Midwest manufacturing sector has strong January


Monday, February 2nd 2004, 12:00 am
By: News On 6


OMAHA, Neb. (AP) _ The Midwest's manufacturing sector improved in January, indicating a strengthening economy even in the face of the nation's first case of mad cow disease, an economist said Monday.

The case of bovine spongiform encephalopathy was found in a Holstein cow in Washington state. The late December announcement prompted more than 30 countries to ban U.S. beef.

Domestic demand for beef has remained strong, however, and slaughter prices have rallied after a drop of about 18 percent.

``At this point, our survey is tracking little negative fallout from the ban,'' said Creighton University economist Jim Knudsen.

Creighton's monthly survey of supply managers and business leaders in nine states includes Nebraska, Arkansas, Iowa, Kansas, Minnesota, Missouri, North Dakota, Oklahoma and South Dakota.

The overall index for the Midwest was 62 in January, up from December's 55.9 and the highest reading since February 1997.

Index readings above 50 indicate expansion; readings below 50 indicate that manufacturing activity is contracting.

A similar, national survey released Monday by the Institute for Supply Management showed an overall index of 63.6, up from 63.4 in December.

Knudsen, associate director of Creighton's economic forecasting program, is conducting the Midwest survey while Ernie Goss of Creighton serves as a visiting scholar with the Congressional Budget Office in Washington.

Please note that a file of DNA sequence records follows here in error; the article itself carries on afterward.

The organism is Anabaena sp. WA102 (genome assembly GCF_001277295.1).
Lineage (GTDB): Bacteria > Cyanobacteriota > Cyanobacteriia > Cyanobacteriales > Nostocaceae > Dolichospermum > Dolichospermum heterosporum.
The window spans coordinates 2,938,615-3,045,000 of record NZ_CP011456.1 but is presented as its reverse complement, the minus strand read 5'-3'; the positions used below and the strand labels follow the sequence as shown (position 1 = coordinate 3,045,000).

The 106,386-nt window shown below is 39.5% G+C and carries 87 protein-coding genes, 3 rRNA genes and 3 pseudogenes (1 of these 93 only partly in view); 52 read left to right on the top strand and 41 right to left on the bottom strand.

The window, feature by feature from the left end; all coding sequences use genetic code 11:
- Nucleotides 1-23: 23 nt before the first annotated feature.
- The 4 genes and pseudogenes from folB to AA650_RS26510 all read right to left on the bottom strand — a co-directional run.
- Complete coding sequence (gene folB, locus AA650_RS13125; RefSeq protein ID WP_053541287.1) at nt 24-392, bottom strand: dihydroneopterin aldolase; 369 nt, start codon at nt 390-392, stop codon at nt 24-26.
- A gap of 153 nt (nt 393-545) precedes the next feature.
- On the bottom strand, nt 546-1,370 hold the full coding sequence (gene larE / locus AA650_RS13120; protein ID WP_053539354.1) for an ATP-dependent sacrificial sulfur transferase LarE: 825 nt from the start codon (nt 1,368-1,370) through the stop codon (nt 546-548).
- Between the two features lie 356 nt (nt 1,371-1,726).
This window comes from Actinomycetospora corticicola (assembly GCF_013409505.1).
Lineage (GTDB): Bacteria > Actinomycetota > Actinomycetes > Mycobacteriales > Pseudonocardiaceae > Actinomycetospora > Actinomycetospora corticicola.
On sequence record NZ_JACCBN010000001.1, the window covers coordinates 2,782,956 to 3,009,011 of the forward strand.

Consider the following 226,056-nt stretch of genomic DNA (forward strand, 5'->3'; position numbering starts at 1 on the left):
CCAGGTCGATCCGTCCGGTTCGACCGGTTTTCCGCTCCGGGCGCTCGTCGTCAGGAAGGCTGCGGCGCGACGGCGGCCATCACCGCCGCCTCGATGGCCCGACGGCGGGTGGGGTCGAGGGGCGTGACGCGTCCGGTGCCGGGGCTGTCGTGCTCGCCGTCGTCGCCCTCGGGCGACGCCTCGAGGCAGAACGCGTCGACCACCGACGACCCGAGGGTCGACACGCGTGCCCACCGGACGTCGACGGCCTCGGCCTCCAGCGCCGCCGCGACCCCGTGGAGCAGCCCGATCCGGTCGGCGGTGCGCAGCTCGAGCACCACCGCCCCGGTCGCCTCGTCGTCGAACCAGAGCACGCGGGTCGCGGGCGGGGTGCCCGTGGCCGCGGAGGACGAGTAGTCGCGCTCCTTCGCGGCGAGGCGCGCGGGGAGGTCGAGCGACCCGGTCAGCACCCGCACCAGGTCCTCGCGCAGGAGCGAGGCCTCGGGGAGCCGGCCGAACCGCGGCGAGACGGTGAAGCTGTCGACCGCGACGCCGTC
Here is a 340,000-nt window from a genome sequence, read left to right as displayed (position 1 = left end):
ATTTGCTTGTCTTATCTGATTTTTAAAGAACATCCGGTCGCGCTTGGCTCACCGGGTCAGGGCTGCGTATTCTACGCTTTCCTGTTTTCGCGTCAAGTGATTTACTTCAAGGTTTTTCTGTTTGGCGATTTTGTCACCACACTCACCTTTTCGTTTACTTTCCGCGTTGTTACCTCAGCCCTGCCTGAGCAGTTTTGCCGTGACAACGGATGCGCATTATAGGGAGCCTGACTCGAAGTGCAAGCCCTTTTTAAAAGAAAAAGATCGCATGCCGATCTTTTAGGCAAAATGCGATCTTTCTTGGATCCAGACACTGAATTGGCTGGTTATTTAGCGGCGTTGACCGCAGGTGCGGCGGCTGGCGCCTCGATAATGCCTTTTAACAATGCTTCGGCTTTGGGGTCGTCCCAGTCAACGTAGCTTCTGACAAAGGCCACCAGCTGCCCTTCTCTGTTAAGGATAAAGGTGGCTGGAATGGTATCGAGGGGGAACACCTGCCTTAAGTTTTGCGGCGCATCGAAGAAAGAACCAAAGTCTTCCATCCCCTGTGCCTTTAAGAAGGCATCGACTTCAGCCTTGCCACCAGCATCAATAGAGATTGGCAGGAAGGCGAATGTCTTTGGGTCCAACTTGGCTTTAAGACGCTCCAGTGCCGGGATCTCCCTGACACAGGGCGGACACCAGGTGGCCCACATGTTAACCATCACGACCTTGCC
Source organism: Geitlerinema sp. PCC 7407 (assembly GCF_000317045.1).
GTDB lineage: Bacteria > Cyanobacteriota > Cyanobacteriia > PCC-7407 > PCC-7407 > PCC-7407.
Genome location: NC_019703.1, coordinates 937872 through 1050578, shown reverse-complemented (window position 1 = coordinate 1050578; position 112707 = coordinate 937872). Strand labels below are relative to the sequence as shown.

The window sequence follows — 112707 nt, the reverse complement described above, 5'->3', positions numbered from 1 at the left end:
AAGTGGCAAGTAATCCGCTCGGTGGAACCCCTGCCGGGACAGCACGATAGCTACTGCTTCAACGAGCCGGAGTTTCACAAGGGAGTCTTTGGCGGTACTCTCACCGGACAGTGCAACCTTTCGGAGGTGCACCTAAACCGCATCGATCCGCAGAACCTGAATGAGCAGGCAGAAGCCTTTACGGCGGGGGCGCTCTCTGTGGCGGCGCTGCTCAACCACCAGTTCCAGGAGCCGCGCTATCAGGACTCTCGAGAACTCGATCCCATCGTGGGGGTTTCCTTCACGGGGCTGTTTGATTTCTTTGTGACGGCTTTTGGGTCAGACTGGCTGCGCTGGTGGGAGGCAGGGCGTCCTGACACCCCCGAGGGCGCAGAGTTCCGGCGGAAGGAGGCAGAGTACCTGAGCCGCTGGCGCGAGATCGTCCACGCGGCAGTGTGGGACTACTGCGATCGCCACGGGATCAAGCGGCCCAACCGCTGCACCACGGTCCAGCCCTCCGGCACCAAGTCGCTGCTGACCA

Knudsen said the prices that Midwest manufacturers paid for raw materials and supplies increased from 68.2 in December to 75 in January. That sign of inflation could mean the Federal Reserve Board will increase interest rates as early as May, Knudsen said.

The employment index for January was 55.2, the eighth-straight month it was above growth neutral 50, Knudsen said. Employers appear to be more confident about the economic recovery and they have begun to hire new workers, he said.

An index tracking new orders rose to 68.4, and production increased to 67.4, Knudsen said. Both readings were at their highest levels in more than seven years.

The business confidence index rose to 83.5, its highest level since the survey was started in September 1994, Knudsen said. The index tracking new export orders rose to 52.7 in January from December's 51.1, Knudsen said.